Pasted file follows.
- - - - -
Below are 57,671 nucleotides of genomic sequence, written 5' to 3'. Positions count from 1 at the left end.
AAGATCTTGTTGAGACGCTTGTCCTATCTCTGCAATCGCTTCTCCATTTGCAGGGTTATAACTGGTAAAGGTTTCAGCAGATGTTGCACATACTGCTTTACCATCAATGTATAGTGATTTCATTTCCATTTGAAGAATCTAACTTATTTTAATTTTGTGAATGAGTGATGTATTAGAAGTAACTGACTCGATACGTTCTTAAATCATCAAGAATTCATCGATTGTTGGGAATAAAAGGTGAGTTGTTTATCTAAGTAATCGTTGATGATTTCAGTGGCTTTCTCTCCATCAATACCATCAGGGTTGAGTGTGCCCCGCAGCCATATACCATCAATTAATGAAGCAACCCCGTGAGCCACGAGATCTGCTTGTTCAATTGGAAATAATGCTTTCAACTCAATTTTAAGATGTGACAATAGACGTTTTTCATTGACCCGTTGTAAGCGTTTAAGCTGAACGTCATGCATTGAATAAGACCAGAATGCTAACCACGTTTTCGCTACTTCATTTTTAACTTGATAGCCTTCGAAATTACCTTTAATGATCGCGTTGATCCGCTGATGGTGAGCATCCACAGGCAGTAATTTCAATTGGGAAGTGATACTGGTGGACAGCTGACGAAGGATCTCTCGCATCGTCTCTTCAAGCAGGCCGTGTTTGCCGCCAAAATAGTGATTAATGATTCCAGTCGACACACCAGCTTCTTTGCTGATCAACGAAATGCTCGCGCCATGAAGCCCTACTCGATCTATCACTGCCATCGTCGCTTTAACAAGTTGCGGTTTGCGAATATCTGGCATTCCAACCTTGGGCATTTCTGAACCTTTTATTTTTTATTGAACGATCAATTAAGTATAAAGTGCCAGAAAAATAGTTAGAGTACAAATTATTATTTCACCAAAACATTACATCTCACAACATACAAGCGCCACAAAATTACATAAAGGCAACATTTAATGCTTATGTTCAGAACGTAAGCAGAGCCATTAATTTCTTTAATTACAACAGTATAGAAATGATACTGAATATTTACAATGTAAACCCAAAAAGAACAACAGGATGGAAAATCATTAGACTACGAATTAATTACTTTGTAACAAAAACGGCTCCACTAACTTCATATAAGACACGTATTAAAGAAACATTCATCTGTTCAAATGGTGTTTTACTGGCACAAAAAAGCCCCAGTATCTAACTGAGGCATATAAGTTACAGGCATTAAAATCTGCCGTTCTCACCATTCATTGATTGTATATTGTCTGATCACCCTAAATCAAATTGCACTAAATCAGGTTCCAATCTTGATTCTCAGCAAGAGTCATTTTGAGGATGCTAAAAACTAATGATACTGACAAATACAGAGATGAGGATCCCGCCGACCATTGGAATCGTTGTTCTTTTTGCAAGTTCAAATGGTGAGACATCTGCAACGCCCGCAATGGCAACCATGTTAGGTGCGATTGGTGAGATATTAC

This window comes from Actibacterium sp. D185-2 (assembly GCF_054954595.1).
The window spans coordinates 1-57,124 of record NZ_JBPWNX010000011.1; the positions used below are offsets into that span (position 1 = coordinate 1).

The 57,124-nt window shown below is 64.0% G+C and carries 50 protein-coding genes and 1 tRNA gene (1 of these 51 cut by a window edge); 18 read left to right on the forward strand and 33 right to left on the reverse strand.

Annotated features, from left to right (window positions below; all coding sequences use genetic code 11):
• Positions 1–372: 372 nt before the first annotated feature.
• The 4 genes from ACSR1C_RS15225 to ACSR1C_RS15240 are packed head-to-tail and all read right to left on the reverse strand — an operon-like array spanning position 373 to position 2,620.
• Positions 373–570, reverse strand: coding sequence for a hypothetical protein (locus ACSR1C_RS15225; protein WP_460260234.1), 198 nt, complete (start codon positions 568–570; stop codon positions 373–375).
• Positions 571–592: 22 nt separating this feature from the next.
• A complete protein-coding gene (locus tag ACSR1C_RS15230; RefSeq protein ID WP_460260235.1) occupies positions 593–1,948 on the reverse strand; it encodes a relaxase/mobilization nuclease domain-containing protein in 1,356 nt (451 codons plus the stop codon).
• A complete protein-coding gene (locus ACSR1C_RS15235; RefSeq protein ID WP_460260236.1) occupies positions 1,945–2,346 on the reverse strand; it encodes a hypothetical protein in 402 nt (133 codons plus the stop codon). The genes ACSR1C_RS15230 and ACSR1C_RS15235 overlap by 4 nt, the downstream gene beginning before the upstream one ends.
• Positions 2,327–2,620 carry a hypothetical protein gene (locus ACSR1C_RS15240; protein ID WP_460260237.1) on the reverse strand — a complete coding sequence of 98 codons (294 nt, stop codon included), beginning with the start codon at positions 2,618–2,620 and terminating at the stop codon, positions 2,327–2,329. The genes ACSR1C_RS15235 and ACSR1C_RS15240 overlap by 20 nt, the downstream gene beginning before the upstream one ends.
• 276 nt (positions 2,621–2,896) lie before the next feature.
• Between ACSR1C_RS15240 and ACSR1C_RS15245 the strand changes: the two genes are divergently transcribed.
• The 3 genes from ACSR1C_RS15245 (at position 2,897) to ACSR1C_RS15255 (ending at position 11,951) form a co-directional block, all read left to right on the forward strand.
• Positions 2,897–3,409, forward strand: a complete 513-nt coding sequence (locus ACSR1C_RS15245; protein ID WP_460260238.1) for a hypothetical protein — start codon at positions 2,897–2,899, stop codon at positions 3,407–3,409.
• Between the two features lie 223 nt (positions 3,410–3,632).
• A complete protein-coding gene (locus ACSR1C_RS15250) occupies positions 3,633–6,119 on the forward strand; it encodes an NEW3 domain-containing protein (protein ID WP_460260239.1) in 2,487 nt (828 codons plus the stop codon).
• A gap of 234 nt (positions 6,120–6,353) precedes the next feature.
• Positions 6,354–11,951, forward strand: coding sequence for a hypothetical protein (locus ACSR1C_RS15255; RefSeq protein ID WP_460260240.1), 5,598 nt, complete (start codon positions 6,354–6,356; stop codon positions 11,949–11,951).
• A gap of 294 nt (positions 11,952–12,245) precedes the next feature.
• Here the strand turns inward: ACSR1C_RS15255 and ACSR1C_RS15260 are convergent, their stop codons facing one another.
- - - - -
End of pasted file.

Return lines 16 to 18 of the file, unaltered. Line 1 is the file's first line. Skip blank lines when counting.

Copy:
• The 3 genes from ACSR1C_RS15245 (at position 2,897) to ACSR1C_RS15255 (ending at position 11,951) form a co-directional block, all read left to right on the forward strand.
• Positions 2,897–3,409, forward strand: a complete 513-nt coding sequence (locus ACSR1C_RS15245; protein ID WP_460260238.1) for a hypothetical protein — start codon at positions 2,897–2,899, stop codon at positions 3,407–3,409.
• Between the two features lie 223 nt (positions 3,410–3,632).